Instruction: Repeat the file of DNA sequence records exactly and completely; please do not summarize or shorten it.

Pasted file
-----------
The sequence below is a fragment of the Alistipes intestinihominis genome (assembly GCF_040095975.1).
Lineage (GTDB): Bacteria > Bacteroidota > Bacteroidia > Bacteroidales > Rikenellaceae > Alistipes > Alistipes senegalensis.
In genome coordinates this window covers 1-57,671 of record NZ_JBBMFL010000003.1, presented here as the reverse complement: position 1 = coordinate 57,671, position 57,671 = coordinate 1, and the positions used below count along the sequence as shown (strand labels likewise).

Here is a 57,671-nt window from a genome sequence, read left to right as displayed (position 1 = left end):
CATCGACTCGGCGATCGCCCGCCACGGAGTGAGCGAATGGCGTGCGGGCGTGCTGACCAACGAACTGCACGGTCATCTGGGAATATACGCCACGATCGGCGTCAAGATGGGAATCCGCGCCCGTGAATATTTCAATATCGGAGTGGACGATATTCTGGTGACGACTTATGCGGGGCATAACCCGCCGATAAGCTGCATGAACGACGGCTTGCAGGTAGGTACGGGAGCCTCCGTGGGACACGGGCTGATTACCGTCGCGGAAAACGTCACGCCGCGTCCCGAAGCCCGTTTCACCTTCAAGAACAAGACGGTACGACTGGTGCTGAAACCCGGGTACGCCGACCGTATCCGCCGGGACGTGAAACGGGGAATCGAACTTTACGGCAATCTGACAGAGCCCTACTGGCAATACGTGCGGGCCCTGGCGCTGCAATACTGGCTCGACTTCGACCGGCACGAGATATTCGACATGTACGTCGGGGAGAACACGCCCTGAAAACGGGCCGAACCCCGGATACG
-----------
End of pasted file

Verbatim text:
The sequence below is a fragment of the Alistipes intestinihominis genome (assembly GCF_040095975.1).
Lineage (GTDB): Bacteria > Bacteroidota > Bacteroidia > Bacteroidales > Rikenellaceae > Alistipes > Alistipes senegalensis.
In genome coordinates this window covers 1-57,671 of record NZ_JBBMFL010000003.1, presented here as the reverse complement: position 1 = coordinate 57,671, position 57,671 = coordinate 1, and the positions used below count along the sequence as shown (strand labels likewise).

Here is a 57,671-nt window from a genome sequence, read left to right as displayed (position 1 = left end):
CATCGACTCGGCGATCGCCCGCCACGGAGTGAGCGAATGGCGTGCGGGCGTGCTGACCAACGAACTGCACGGTCATCTGGGAATATACGCCACGATCGGCGTCAAGATGGGAATCCGCGCCCGTGAATATTTCAATATCGGAGTGGACGATATTCTGGTGACGACTTATGCGGGGCATAACCCGCCGATAAGCTGCATGAACGACGGCTTGCAGGTAGGTACGGGAGCCTCCGTGGGACACGGGCTGATTACCGTCGCGGAAAACGTCACGCCGCGTCCCGAAGCCCGTTTCACCTTCAAGAACAAGACGGTACGACTGGTGCTGAAACCCGGGTACGCCGACCGTATCCGCCGGGACGTGAAACGGGGAATCGAACTTTACGGCAATCTGACAGAGCCCTACTGGCAATACGTGCGGGCCCTGGCGCTGCAATACTGGCTCGACTTCGACCGGCACGAGATATTCGACATGTACGTCGGGGAGAACACGCCCTGAAAACGGGCCGAACCCCGGATACG